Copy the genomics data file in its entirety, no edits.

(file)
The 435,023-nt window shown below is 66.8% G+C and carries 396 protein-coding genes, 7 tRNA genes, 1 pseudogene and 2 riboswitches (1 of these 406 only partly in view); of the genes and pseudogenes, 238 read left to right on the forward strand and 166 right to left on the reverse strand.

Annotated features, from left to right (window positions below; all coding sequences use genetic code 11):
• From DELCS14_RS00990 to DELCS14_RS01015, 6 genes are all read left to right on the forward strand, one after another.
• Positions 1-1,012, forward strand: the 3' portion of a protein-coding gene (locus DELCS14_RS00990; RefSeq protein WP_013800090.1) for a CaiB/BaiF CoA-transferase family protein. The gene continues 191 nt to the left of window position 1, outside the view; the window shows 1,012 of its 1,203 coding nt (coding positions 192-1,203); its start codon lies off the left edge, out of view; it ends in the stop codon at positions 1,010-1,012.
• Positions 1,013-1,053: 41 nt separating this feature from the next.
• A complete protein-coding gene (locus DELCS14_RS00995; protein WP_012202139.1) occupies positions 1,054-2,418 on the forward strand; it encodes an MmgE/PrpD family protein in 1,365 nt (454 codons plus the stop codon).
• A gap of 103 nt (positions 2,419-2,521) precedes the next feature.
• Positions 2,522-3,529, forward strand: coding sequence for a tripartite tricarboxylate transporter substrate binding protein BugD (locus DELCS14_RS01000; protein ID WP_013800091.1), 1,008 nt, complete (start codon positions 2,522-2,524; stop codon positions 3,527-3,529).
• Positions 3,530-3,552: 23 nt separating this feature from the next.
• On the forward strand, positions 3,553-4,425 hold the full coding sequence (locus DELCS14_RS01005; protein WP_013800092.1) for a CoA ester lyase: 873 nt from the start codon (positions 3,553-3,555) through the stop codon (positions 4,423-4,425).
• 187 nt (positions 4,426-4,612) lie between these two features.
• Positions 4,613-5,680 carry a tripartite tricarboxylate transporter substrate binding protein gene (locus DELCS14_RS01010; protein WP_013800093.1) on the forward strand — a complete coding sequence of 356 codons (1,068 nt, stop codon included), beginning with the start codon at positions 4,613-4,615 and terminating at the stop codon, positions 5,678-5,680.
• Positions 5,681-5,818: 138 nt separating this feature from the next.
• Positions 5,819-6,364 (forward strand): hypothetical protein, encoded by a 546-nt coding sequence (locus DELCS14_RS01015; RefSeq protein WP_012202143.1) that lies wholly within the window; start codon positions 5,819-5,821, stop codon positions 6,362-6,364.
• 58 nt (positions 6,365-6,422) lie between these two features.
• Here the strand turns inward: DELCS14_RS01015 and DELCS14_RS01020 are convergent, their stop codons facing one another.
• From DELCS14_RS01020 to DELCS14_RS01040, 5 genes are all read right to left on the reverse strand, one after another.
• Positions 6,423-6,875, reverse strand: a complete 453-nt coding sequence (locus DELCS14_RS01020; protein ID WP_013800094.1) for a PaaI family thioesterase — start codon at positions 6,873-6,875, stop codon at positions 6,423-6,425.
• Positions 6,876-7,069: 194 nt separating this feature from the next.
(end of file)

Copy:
The 435,023-nt window shown below is 66.8% G+C and carries 396 protein-coding genes, 7 tRNA genes, 1 pseudogene and 2 riboswitches (1 of these 406 only partly in view); of the genes and pseudogenes, 238 read left to right on the forward strand and 166 right to left on the reverse strand.

Annotated features, from left to right (window positions below; all coding sequences use genetic code 11):
• From DELCS14_RS00990 to DELCS14_RS01015, 6 genes are all read left to right on the forward strand, one after another.
• Positions 1-1,012, forward strand: the 3' portion of a protein-coding gene (locus DELCS14_RS00990; RefSeq protein WP_013800090.1) for a CaiB/BaiF CoA-transferase family protein. The gene continues 191 nt to the left of window position 1, outside the view; the window shows 1,012 of its 1,203 coding nt (coding positions 192-1,203); its start codon lies off the left edge, out of view; it ends in the stop codon at positions 1,010-1,012.
• Positions 1,013-1,053: 41 nt separating this feature from the next.
• A complete protein-coding gene (locus DELCS14_RS00995; protein WP_012202139.1) occupies positions 1,054-2,418 on the forward strand; it encodes an MmgE/PrpD family protein in 1,365 nt (454 codons plus the stop codon).
• A gap of 103 nt (positions 2,419-2,521) precedes the next feature.
• Positions 2,522-3,529, forward strand: coding sequence for a tripartite tricarboxylate transporter substrate binding protein BugD (locus DELCS14_RS01000; protein ID WP_013800091.1), 1,008 nt, complete (start codon positions 2,522-2,524; stop codon positions 3,527-3,529).
• Positions 3,530-3,552: 23 nt separating this feature from the next.
• On the forward strand, positions 3,553-4,425 hold the full coding sequence (locus DELCS14_RS01005; protein WP_013800092.1) for a CoA ester lyase: 873 nt from the start codon (positions 3,553-3,555) through the stop codon (positions 4,423-4,425).
• 187 nt (positions 4,426-4,612) lie between these two features.
• Positions 4,613-5,680 carry a tripartite tricarboxylate transporter substrate binding protein gene (locus DELCS14_RS01010; protein WP_013800093.1) on the forward strand — a complete coding sequence of 356 codons (1,068 nt, stop codon included), beginning with the start codon at positions 4,613-4,615 and terminating at the stop codon, positions 5,678-5,680.
• Positions 5,681-5,818: 138 nt separating this feature from the next.
• Positions 5,819-6,364 (forward strand): hypothetical protein, encoded by a 546-nt coding sequence (locus DELCS14_RS01015; RefSeq protein WP_012202143.1) that lies wholly within the window; start codon positions 5,819-5,821, stop codon positions 6,362-6,364.
• 58 nt (positions 6,365-6,422) lie between these two features.
• Here the strand turns inward: DELCS14_RS01015 and DELCS14_RS01020 are convergent, their stop codons facing one another.
• From DELCS14_RS01020 to DELCS14_RS01040, 5 genes are all read right to left on the reverse strand, one after another.
• Positions 6,423-6,875, reverse strand: a complete 453-nt coding sequence (locus DELCS14_RS01020; protein ID WP_013800094.1) for a PaaI family thioesterase — start codon at positions 6,873-6,875, stop codon at positions 6,423-6,425.
• Positions 6,876-7,069: 194 nt separating this feature from the next.